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Posts Tagged ‘Speaking’

In a corporate setting, it’s rare to find someone who is good at curriculum design, writing training and presenting training in a classroom.  They are very different skill sets that take a long time to get really good at.  As a result, most organizations hire different individuals to fill these roles.  Traditionally teachers have done all these roles and I would suspect, some are better and some of these than others.  It also leads to making every classroom different.  And based on normal statistical distribution, some are excellent, some are mediocre and some are really bad.  Therefore, I think it only makes sense to reexamine what teachers do to see if the quality can be more consistent and that teachers focus their time on what they do best or that we find teachers to fill much more defined roles.

Since my degree was in teaching history, I’ll use it as an example.  However, what I purpose should work for anything.  First, there is a lot of history that is simply about telling the story.  While there is a lot of disagreement about interpreting the story, that basics of what happened are fairly standard.  So what’s the best way to tell the story about the War of 1812.  I think the worst way would be a lecture.  For one reason, once you’ve heard it, it’s gone.  And second, half the class is already nodding off.  While there may be great lectureres, the vast majority of history teachers probably don’t hit that standard. 

Last week I saw a history channel special on the War of 1812.  Because of the reenactments and the high production values, I really learned a lot that I had never heard before.  While these are expensive to produce, if the cost is divided among 150,000 classrooms each year, year after year, it’s probably not.  The idea of giving the same content in a high quality is attractive to me.  Maybe if you identified the best lecturer or the top 10 and they gave all the lectures via web conference that might work as well.

No the teachers role is to discuss how to intepret are to apply the lessons of the events.   However, every teacher doesn’t need to figure out how to do this.  This can be standardized using the best practices and creative input of the best of the best.  A teacher can focus on practicing and getting really good at being a discussion leader and coordinating the learning activities recommended.  If this is structured well, class should seem more similar than different.  I shouldn’t make that much difference which school you were in.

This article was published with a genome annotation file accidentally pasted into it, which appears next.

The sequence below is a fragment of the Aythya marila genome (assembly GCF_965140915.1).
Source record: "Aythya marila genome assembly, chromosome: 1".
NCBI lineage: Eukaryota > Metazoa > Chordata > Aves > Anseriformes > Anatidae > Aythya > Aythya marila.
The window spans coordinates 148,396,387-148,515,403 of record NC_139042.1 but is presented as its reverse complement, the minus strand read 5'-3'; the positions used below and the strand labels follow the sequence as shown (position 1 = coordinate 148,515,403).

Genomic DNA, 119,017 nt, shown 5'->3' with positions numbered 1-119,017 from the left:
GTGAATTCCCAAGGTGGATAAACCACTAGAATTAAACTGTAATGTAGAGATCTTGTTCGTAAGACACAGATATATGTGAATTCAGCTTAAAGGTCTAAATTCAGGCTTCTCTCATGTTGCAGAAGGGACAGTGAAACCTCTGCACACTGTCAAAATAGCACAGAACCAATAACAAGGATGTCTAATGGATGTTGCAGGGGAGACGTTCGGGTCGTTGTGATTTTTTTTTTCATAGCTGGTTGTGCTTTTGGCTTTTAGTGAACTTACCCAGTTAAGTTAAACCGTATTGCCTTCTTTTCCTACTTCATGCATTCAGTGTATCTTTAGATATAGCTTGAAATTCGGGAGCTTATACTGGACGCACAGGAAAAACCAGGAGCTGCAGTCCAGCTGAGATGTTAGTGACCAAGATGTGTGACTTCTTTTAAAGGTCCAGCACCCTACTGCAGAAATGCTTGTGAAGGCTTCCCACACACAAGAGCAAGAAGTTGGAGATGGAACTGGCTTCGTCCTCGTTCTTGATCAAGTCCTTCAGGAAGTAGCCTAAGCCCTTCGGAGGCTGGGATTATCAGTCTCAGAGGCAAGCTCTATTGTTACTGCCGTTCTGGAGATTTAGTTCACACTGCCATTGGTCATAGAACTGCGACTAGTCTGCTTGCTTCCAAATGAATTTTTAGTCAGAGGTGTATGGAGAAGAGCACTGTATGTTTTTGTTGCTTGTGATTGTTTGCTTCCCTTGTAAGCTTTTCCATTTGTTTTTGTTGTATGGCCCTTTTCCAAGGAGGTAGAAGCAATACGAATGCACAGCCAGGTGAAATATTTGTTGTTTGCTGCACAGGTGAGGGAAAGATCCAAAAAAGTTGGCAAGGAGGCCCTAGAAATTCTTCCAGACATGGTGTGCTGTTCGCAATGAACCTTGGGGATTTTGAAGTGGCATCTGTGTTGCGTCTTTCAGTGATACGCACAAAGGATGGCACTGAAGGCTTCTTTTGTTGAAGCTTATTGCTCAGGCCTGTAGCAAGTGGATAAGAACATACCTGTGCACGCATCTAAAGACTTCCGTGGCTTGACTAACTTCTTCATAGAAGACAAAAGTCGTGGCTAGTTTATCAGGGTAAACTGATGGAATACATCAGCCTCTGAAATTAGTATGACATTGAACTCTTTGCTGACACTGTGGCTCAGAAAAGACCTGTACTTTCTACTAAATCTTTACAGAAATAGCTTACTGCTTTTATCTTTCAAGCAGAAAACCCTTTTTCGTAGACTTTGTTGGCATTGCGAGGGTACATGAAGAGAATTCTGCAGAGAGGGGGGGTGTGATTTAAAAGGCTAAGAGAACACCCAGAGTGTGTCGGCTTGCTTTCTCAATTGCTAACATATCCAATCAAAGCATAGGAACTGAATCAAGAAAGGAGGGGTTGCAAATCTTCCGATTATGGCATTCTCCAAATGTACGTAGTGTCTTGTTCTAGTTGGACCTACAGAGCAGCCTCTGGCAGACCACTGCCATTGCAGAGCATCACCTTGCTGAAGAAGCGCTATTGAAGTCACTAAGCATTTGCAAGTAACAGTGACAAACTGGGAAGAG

I know your saying, but what about the differences in students.  While some students do need more help that others, they all need to learn the same things.  I think it’s important to not affect those who are doing just fine by those who aren’t.  Other teachers could specialize in helping those who need more.  Some may simply need to repeat things two or three times.  Trying to do everything for everyone in each classroom is a losing proposition. 

Finally, let’s talk testing.  For history at least, I’m in favor of eliminating all multiple choice, fill in the blanks, matching and true/false tests.  While  they are easy to score and compare, they really don’t test deep understanding and the ability to apply what’s learned.  Tests should all be writing and speaking on a topic.  In fact, I don’t like to do these as a surprise.  I think students can be told on day one what they will need to write and speak about so they can prepare along the way.

If these same type of testing is done year after year, students ability to write and speak about history will greatly improve and that’s really the point of teaching history.  This does put the pressure on other classwork to teach writing and speaking but I’d say that was a good thing.  Learning how to write well takes a lot of practice and it’s not just English classes.  Think about how many pages a student should write in K-12 to become a good writer.  If everyone wrote a page a day, that would be about 2,400 pages.  Maybe about 500 presentations.  I think that might do it.

Bottom line until we challenge the idea of teachers doing traditional things in traditional classrooms we will always have the good, the bad and the ugly of education.

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keyboard.jpg

Uploaded by cdevroe

I just read a fascinating article where Bill Gates predicts the end of the keyboard.  He says with the advancements in things like touch screens and voice recognition, keyboards will become less and less important.

 So what does this mean for teaching kids how to write?  Do you teach them with paper and pencil?  Do you teach them how to enter with a keyboard? Or, do you teach them how to talk into their computer?

I think some of the best and easiest to understand writing is when someone write the way the speak.  That is if they can articulate their thoughts.  I know that some people are still holding on to their old Royal typewriters and some like the feel of pen and paper.  I’m sure future generations will feel the same about their first computer they could talk to.

I think the world is going to get a lot noisier.

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